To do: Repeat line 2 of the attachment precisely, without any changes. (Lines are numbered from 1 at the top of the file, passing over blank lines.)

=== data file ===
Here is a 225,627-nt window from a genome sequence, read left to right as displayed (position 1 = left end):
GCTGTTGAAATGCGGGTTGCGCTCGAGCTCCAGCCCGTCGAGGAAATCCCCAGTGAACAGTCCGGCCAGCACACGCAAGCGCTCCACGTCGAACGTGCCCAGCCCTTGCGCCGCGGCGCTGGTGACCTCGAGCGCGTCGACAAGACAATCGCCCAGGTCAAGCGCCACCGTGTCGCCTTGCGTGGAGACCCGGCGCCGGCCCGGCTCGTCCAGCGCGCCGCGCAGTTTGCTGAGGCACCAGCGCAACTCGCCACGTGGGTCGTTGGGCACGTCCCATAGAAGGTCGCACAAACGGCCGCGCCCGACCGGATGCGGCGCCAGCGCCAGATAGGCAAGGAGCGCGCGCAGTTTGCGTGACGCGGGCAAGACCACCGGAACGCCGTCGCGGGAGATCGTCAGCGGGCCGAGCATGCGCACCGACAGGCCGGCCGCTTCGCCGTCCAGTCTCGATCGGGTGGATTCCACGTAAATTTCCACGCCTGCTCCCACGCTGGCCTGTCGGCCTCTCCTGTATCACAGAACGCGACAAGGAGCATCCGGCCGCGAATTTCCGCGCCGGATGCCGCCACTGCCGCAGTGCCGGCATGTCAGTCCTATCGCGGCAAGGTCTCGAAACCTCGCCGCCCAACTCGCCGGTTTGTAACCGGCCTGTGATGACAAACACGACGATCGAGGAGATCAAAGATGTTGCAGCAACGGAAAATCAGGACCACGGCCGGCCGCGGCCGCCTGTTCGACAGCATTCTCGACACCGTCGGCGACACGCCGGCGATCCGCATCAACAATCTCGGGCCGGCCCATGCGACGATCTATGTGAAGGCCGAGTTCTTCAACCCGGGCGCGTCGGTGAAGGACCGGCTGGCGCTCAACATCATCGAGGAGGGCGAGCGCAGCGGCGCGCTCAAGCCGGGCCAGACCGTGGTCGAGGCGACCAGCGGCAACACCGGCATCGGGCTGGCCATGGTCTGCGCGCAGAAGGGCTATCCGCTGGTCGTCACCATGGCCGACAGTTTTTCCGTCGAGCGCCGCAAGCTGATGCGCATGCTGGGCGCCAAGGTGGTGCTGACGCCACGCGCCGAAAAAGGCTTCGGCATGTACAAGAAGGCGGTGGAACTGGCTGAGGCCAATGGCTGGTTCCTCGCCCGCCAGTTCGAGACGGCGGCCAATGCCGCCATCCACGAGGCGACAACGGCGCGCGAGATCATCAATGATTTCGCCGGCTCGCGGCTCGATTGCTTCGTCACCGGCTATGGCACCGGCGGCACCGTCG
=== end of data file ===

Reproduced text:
GCTGTTGAAATGCGGGTTGCGCTCGAGCTCCAGCCCGTCGAGGAAATCCCCAGTGAACAGTCCGGCCAGCACACGCAAGCGCTCCACGTCGAACGTGCCCAGCCCTTGCGCCGCGGCGCTGGTGACCTCGAGCGCGTCGACAAGACAATCGCCCAGGTCAAGCGCCACCGTGTCGCCTTGCGTGGAGACCCGGCGCCGGCCCGGCTCGTCCAGCGCGCCGCGCAGTTTGCTGAGGCACCAGCGCAACTCGCCACGTGGGTCGTTGGGCACGTCCCATAGAAGGTCGCACAAACGGCCGCGCCCGACCGGATGCGGCGCCAGCGCCAGATAGGCAAGGAGCGCGCGCAGTTTGCGTGACGCGGGCAAGACCACCGGAACGCCGTCGCGGGAGATCGTCAGCGGGCCGAGCATGCGCACCGACAGGCCGGCCGCTTCGCCGTCCAGTCTCGATCGGGTGGATTCCACGTAAATTTCCACGCCTGCTCCCACGCTGGCCTGTCGGCCTCTCCTGTATCACAGAACGCGACAAGGAGCATCCGGCCGCGAATTTCCGCGCCGGATGCCGCCACTGCCGCAGTGCCGGCATGTCAGTCCTATCGCGGCAAGGTCTCGAAACCTCGCCGCCCAACTCGCCGGTTTGTAACCGGCCTGTGATGACAAACACGACGATCGAGGAGATCAAAGATGTTGCAGCAACGGAAAATCAGGACCACGGCCGGCCGCGGCCGCCTGTTCGACAGCATTCTCGACACCGTCGGCGACACGCCGGCGATCCGCATCAACAATCTCGGGCCGGCCCATGCGACGATCTATGTGAAGGCCGAGTTCTTCAACCCGGGCGCGTCGGTGAAGGACCGGCTGGCGCTCAACATCATCGAGGAGGGCGAGCGCAGCGGCGCGCTCAAGCCGGGCCAGACCGTGGTCGAGGCGACCAGCGGCAACACCGGCATCGGGCTGGCCATGGTCTGCGCGCAGAAGGGCTATCCGCTGGTCGTCACCATGGCCGACAGTTTTTCCGTCGAGCGCCGCAAGCTGATGCGCATGCTGGGCGCCAAGGTGGTGCTGACGCCACGCGCCGAAAAAGGCTTCGGCATGTACAAGAAGGCGGTGGAACTGGCTGAGGCCAATGGCTGGTTCCTCGCCCGCCAGTTCGAGACGGCGGCCAATGCCGCCATCCACGAGGCGACAACGGCGCGCGAGATCATCAATGATTTCGCCGGCTCGCGGCTCGATTGCTTCGTCACCGGCTATGGCACCGGCGGCACCGTCG